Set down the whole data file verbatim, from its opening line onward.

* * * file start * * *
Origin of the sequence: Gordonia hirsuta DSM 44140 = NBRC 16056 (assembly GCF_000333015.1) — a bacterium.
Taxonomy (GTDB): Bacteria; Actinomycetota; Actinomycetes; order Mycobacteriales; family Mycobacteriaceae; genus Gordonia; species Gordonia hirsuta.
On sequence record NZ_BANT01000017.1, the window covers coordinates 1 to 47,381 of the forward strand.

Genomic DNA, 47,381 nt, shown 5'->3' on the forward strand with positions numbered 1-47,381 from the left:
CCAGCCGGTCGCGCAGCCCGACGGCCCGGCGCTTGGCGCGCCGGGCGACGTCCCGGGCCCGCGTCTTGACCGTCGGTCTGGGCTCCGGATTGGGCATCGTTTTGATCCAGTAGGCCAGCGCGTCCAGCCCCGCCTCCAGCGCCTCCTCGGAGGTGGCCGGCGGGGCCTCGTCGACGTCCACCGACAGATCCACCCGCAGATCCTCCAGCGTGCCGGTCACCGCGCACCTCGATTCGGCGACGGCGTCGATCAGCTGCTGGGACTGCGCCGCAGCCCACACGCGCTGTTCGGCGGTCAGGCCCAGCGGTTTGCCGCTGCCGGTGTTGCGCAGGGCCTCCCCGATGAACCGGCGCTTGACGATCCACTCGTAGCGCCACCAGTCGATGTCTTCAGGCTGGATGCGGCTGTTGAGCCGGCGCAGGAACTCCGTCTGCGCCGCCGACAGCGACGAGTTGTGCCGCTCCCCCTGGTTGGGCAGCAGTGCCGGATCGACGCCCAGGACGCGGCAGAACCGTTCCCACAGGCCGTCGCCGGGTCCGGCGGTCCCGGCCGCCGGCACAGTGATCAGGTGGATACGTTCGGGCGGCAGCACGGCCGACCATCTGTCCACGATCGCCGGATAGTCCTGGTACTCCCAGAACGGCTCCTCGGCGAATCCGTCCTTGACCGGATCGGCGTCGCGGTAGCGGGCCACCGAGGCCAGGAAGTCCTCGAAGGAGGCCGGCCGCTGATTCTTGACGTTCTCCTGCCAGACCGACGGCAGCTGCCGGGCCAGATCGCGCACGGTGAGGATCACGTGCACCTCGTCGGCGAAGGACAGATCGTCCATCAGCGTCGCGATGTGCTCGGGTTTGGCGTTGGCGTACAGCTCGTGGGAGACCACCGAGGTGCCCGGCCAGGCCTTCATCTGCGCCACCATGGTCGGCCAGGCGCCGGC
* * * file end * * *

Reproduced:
Origin of the sequence: Gordonia hirsuta DSM 44140 = NBRC 16056 (assembly GCF_000333015.1) — a bacterium.
Taxonomy (GTDB): Bacteria; Actinomycetota; Actinomycetes; order Mycobacteriales; family Mycobacteriaceae; genus Gordonia; species Gordonia hirsuta.
On sequence record NZ_BANT01000017.1, the window covers coordinates 1 to 47,381 of the forward strand.

Genomic DNA, 47,381 nt, shown 5'->3' on the forward strand with positions numbered 1-47,381 from the left:
CCAGCCGGTCGCGCAGCCCGACGGCCCGGCGCTTGGCGCGCCGGGCGACGTCCCGGGCCCGCGTCTTGACCGTCGGTCTGGGCTCCGGATTGGGCATCGTTTTGATCCAGTAGGCCAGCGCGTCCAGCCCCGCCTCCAGCGCCTCCTCGGAGGTGGCCGGCGGGGCCTCGTCGACGTCCACCGACAGATCCACCCGCAGATCCTCCAGCGTGCCGGTCACCGCGCACCTCGATTCGGCGACGGCGTCGATCAGCTGCTGGGACTGCGCCGCAGCCCACACGCGCTGTTCGGCGGTCAGGCCCAGCGGTTTGCCGCTGCCGGTGTTGCGCAGGGCCTCCCCGATGAACCGGCGCTTGACGATCCACTCGTAGCGCCACCAGTCGATGTCTTCAGGCTGGATGCGGCTGTTGAGCCGGCGCAGGAACTCCGTCTGCGCCGCCGACAGCGACGAGTTGTGCCGCTCCCCCTGGTTGGGCAGCAGTGCCGGATCGACGCCCAGGACGCGGCAGAACCGTTCCCACAGGCCGTCGCCGGGTCCGGCGGTCCCGGCCGCCGGCACAGTGATCAGGTGGATACGTTCGGGCGGCAGCACGGCCGACCATCTGTCCACGATCGCCGGATAGTCCTGGTACTCCCAGAACGGCTCCTCGGCGAATCCGTCCTTGACCGGATCGGCGTCGCGGTAGCGGGCCACCGAGGCCAGGAAGTCCTCGAAGGAGGCCGGCCGCTGATTCTTGACGTTCTCCTGCCAGACCGACGGCAGCTGCCGGGCCAGATCGCGCACGGTGAGGATCACGTGCACCTCGTCGGCGAAGGACAGATCGTCCATCAGCGTCGCGATGTGCTCGGGTTTGGCGTTGGCGTACAGCTCGTGGGAGACCACCGAGGTGCCCGGCCAGGCCTTCATCTGCGCCACCATGGTCGGCCAGGCGCCGGC